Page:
Playing Catch

By Larry Barrett  |  Posted 2004-02-05 Print this article Print

"As the holding company for four construction and engineering firms, Layton was being pummelled by paper. Too many projects, bids and employees—and not enough control over estimates."

-Up"> Playing Catch-Up

For Layton, this was the legacy of an application called Construction Industry Software (COINS) developed by Shaker Computer and Management Services Inc. in Latham, N.Y.

Coins "was what was here when I got here and we were at least a version or two behind the most recent version," says Layton chief information officer Steve Wright. "It was a very old system and it wasn't keeping pace with our growth."

The Layton Companies' combined sales surged 33% from $270.3 million in 1999 to $358.7 million in 2002. It estimates sales climbed 10% to 15% for the year ended Dec. 31, 2003, and that they'll increase by the same percentage again this year.

For the four companies under Layton's umbrella, more than 150 different projects can be ongoing at any one time. When on-the-fly changes to the general-contracting plan were made by a given customer, each change and billing order had to wend its way through the old, sluggish system, usually resulting in cost overruns and further delays.

The company's margins were decreasing because projects scheduled to be completed in five weeks were actually taking six or seven. Contractors originally supposed to be on site for only two days were working four or five—all at Layton's expense. As a privately held company, Rindlisbacher declined to specify how much margins have decreased, saying only that it was "significant." "Our volume kept jumping but our margins were shrinking," he says. "The technology was a big part of the problem."

Under the old billing system, accountants and corporate officers could not easily obtain necessary data or documents. "We needed a way to empower our men out in the field so they could have access to the information immediately and get the costing and approvals they needed in minutes or hours rather than days and weeks," Wright says.

In May 2001, Wright and his three-person information-technology team finally decided to abandon their old-fashioned paper chase and try enterprise- and project-management software designed for the construction industry by Computer Methods International Corp. (CMIC). Seven months later, Layton had integrated the core financials, project-accounting, subcontracting and payroll applications with its existing R/S 6000 platform and Oracle database.

The new system, which cost $750,000, gives Layton executives a real-time snapshot of the entire financial history and status of all current projects. Project managers and accountants now have the ability to approve billing orders from laptop or desktop computers instantly, and have access to detailed information about materials and labor costs.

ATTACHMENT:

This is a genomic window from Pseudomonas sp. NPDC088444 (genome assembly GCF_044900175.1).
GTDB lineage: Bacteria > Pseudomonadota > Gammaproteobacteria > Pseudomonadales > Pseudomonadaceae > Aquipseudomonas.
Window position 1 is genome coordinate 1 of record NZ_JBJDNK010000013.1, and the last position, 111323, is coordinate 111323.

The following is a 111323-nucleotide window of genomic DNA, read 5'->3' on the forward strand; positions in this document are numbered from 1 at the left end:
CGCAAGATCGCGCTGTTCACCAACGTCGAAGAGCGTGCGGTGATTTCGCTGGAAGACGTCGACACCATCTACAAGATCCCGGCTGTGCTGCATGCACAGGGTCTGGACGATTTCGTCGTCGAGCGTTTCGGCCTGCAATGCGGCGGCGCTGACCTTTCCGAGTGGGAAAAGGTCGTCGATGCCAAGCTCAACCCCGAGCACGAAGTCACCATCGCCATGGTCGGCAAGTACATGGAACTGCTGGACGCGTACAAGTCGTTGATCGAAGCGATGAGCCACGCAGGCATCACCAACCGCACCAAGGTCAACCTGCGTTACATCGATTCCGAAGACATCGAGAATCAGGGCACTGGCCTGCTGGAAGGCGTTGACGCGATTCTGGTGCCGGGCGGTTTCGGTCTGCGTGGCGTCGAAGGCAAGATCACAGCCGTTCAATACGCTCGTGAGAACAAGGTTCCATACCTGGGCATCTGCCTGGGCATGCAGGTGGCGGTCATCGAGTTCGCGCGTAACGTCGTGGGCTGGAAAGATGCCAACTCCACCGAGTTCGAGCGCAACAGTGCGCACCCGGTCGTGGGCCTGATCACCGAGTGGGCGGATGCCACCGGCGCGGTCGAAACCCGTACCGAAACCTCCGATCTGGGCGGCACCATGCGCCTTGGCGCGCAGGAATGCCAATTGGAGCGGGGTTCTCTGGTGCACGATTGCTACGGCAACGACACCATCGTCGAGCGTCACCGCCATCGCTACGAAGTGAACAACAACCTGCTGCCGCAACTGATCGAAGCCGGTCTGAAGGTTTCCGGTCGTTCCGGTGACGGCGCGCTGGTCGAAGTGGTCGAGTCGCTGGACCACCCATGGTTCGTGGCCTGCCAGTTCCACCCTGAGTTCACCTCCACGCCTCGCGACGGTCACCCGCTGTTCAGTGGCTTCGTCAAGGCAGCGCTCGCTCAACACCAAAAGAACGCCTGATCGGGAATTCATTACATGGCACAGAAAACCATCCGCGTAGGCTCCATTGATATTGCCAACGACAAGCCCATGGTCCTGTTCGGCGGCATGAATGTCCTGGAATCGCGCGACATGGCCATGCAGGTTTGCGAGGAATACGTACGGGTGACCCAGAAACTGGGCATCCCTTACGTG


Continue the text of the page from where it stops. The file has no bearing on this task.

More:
Each project is tracked online and gives accountants, executives and on-site workers an opportunity to share and extract data such as the amount of concrete needed for each phase of the foundation or steel to be used for the interior walls. Meanwhile, the consolidation of all this data means that a project manager working a similar project in another part of the country can see how his colleague priced a particular portion of a job.

"We can't really quantify how much this one function has saved us but there's no question we're now more accurate and on target when it comes time to bid [on] a job—and that's where the money is made," Rindlisbacher says. "In our business, it's all about the bid. Once you've got the job, it's your responsibility to finish the job to specifications. If you didn't bid it properly, that's your tough luck."

With scores of jobs going at any one time and each job spanning from a few months to several years, the cost-transaction and accounts-receivable functions can now be identified and monitored for a given time period. Being able to purchase concrete in large quantities for multiple projects rather than buying a little at a time for each individual structure is just one of the advantages Layton now enjoys.

Also, Rindlisbacher can see on a minute-to-minute basis how much is being spent and how much will be earned from a multi-year project such as the new airport in Boise, Idaho. He and other Layton managers can quickly pull up the overall running cost of the airport project, broken down by each of the 20-plus subcontractors working the project.

When executives see, for example, that the plumbing contractor installing the bathrooms for the terminal is closing in on either the total cost or time allocated to that portion of the job, they can have the on-site project manager investigate. If it's running behind schedule, Layton managers will make sure the plumbing contractor picks up the pace or else they'll move up other projects, perhaps the lighting systems, to ensure the overall project doesn't fall too far behind schedule.